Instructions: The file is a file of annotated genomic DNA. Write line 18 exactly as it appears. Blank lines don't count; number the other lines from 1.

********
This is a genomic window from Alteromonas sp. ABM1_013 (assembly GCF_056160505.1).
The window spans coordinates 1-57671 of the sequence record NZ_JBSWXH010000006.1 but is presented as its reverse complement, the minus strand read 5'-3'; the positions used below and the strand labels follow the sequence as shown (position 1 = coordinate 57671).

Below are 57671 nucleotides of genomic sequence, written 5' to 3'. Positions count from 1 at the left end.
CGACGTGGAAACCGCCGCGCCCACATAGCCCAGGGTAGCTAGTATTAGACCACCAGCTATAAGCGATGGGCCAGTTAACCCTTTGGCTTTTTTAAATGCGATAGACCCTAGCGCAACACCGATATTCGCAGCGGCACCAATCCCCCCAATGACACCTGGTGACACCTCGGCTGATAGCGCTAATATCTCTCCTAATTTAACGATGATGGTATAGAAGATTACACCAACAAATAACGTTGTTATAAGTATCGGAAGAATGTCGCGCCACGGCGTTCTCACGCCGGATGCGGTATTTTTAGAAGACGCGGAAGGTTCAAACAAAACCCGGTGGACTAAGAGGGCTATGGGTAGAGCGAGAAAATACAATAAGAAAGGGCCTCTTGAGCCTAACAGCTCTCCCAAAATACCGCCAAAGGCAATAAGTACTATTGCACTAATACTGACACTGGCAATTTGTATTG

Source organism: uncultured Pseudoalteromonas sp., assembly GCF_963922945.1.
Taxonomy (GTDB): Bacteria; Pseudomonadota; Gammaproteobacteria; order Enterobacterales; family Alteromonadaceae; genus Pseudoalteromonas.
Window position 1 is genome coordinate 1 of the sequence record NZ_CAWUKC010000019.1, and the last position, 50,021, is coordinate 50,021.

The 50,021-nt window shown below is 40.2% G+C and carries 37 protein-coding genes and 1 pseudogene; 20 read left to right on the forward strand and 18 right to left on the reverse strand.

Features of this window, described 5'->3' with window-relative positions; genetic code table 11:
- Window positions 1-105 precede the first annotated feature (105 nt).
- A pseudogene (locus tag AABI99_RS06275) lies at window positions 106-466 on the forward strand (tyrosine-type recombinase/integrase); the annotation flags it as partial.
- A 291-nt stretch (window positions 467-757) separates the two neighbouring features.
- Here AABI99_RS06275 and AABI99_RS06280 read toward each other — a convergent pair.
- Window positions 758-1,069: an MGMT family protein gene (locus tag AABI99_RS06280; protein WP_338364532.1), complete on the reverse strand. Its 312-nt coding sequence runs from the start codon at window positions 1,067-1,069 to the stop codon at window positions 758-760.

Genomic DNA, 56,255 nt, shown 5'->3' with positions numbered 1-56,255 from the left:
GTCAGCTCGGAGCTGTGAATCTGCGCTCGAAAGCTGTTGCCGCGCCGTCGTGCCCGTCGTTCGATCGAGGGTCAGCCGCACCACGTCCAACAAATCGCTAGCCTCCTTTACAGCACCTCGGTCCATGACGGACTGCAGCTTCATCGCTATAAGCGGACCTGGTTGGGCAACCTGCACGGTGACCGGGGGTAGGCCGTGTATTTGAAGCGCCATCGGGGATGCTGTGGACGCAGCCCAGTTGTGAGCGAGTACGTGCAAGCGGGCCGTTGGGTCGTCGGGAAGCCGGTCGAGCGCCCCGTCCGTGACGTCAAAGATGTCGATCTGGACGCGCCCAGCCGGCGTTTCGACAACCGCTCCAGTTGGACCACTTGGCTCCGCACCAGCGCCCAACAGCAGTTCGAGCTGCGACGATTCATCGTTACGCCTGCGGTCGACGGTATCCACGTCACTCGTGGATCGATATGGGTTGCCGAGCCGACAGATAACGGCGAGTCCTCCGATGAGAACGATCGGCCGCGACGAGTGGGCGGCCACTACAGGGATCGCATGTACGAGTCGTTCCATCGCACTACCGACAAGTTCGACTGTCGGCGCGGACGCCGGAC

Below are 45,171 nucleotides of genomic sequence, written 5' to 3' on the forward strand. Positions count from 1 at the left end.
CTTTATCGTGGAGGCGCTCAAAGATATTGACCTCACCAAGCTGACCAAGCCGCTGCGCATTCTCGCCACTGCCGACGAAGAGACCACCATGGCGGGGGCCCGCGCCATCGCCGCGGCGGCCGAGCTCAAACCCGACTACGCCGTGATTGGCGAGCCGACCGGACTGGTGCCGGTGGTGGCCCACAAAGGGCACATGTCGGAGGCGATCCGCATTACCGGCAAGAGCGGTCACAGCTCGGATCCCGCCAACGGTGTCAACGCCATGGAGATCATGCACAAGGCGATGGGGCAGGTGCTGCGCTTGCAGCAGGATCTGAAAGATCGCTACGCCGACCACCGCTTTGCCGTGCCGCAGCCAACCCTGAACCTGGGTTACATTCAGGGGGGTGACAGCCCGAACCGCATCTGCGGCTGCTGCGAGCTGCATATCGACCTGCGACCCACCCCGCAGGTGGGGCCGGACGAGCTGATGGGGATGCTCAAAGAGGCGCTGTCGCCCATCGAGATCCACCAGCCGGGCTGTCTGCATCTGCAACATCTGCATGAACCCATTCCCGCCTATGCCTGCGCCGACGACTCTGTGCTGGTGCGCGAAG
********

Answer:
CTTTATCGTGGAGGCGCTCAAAGATATTGACCTCACCAAGCTGACCAAGCCGCTGCGCATTCTCGCCACTGCCGACGAAGAGACCACCATGGCGGGGGCCCGCGCCATCGCCGCGGCGGCCGAGCTCAAACCCGACTACGCCGTGATTGGCGAGCCGACCGGACTGGTGCCGGTGGTGGCCCACAAAGGGCACATGTCGGAGGCGATCCGCATTACCGGCAAGAGCGGTCACAGCTCGGATCCCGCCAACGGTGTCAACGCCATGGAGATCATGCACAAGGCGATGGGGCAGGTGCTGCGCTTGCAGCAGGATCTGAAAGATCGCTACGCCGACCACCGCTTTGCCGTGCCGCAGCCAACCCTGAACCTGGGTTACATTCAGGGGGGTGACAGCCCGAACCGCATCTGCGGCTGCTGCGAGCTGCATATCGACCTGCGACCCACCCCGCAGGTGGGGCCGGACGAGCTGATGGGGATGCTCAAAGAGGCGCTGTCGCCCATCGAGATCCACCAGCCGGGCTGTCTGCATCTGCAACATCTGCATGAACCCATTCCCGCCTATGCCTGCGCCGACGACTCTGTGCTGGTGCGCGAAG